School board looks at proposal

Budget offered includes special education centers that are grouped by age

Attempts to increase capacity

Anne Arundel

September 09, 2004|By Liz F. Kay | Liz F. Kay,SUN STAFF

Regional special education centers for children grouped by age and additional relocatable classrooms are among recommendations included in the Anne Arundel County schools' proposed $78.2 million capital budget.

School board members heard details about these and other proposals at a workshop last night, and will have testimony on the recommendations at a public hearing at 7:30 p.m. Wednesday.

Estimates for school construction were affected by changes in the way the state Department of Education calculates the number of seats in a school, said the county's Assistant Superintendent Gregory V. Nourse.

Several board members questioned proposals included in the budget to increase the capacity of some high schools, suggesting a study of redistricting to see whether it could provide more seats and perhaps more diversity in classrooms.

"It should not be how long the bus ride is, but what is at the end of the ride," said member Eugene Peterson.

The proposed special education changes have been discussed for more than four years, but this is the first year they have been added to the priority list, said Diane A. Black, director of special education.

Three Anne Arundel schools -- Marley Glen in Glen Burnie, Ruth Parker Eason in Millersville and Central Special in Edgewater -- serve students ages 3 to 21 who have a variety of learning and physical disabilities.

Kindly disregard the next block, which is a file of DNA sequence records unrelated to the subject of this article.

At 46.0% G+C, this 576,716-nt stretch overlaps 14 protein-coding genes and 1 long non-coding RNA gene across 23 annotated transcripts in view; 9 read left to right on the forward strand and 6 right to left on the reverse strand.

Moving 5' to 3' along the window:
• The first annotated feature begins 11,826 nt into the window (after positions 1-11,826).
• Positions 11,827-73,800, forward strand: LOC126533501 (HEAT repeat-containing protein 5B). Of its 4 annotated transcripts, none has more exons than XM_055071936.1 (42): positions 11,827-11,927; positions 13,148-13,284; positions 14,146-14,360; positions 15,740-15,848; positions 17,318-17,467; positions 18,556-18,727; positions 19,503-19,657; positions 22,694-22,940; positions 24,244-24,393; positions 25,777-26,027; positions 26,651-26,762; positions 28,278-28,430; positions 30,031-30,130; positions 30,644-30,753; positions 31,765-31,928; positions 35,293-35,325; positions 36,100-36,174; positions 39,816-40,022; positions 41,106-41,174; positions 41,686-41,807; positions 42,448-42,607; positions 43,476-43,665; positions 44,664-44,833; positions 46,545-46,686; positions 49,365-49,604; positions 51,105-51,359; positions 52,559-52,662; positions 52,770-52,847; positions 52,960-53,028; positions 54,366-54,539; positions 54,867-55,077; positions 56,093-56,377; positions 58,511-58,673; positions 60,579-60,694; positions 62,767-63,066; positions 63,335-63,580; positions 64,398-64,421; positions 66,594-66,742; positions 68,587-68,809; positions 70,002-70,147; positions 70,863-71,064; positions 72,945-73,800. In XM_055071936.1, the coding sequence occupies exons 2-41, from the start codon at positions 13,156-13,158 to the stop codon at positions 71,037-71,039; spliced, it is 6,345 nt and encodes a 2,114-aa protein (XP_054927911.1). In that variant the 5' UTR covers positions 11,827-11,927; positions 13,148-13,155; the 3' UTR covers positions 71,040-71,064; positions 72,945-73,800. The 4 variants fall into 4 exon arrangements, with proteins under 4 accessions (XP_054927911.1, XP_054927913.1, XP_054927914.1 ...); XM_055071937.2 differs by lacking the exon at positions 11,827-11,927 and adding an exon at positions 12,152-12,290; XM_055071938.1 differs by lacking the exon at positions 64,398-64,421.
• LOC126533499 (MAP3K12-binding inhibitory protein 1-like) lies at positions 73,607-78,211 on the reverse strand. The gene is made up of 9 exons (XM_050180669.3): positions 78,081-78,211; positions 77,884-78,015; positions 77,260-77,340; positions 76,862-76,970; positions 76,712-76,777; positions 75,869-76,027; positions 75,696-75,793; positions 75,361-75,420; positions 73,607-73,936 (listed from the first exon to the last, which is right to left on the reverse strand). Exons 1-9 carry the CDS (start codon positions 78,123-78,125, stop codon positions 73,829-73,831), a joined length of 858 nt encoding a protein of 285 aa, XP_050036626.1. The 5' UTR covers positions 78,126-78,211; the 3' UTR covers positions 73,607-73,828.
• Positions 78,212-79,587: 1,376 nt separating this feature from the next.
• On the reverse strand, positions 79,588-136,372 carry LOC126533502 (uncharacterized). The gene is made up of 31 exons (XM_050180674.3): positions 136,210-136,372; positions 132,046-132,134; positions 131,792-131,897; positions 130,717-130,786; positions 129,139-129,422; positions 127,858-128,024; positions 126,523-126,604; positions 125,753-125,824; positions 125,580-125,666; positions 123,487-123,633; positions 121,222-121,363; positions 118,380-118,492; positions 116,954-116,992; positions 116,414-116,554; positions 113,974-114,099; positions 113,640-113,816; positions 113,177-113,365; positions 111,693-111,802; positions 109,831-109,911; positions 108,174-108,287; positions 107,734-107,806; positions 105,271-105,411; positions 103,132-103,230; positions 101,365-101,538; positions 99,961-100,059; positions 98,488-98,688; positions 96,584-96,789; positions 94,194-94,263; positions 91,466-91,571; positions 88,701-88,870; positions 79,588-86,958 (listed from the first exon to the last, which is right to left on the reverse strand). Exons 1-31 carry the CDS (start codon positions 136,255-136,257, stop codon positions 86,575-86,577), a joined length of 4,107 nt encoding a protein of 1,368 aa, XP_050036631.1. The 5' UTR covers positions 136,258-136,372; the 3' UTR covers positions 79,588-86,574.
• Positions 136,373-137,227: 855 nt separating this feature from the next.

At yesterday's meeting, school system administrators proposed using $500,000 to put children ages 3 to 8 at Marley Glen, and those ages 9 to 21 at Ruth Parker Eason.

Central Special would remain unchanged, although administrators are considering housing a program for 3- to 5-year-olds there in a modular addition. The change would require moving furniture to accommodate the younger children and improving safety.

"We could focus our efforts on a small group of kids and be much more specialized," Black said. "It's purely to provide students with the best education we possibly can."

The change would appear to be an effort to provide more efficient delivery of services and equipment for areas such as physical education and the media center, said Frank L. Wise, a Severna Park parent who follows special education issues. "You can certainly concentrate more age-appropriate library resources if you've got a more concentrated age population that you're serving."

Also moving up on the budget priority list is $10 million for additional movable classrooms needed at schools where all-day kindergarten and prekindergarten programs would be added. State law mandates that school systems offer full-day kindergarten for all young children by 2007.

About one-third of the county's 77 elementary schools have full-day kindergarten.

"The clock is ticking," said Barbara Griffith, director of early-childhood education. "The 2007 deadline has not moved, and we still have that in sight."

The budget recommendation also moves up studies to modernize, enlarge or replace buildings at four schools -- Severna Park Middle, and North Glen, Arnold and Germantown elementaries -- to 2009 and 2010 budgets.

Baltimore Sun Articles
Please note the green-lined linked article text has been applied commercially without any involvement from our newsroom editors, reporters or any other editorial staff.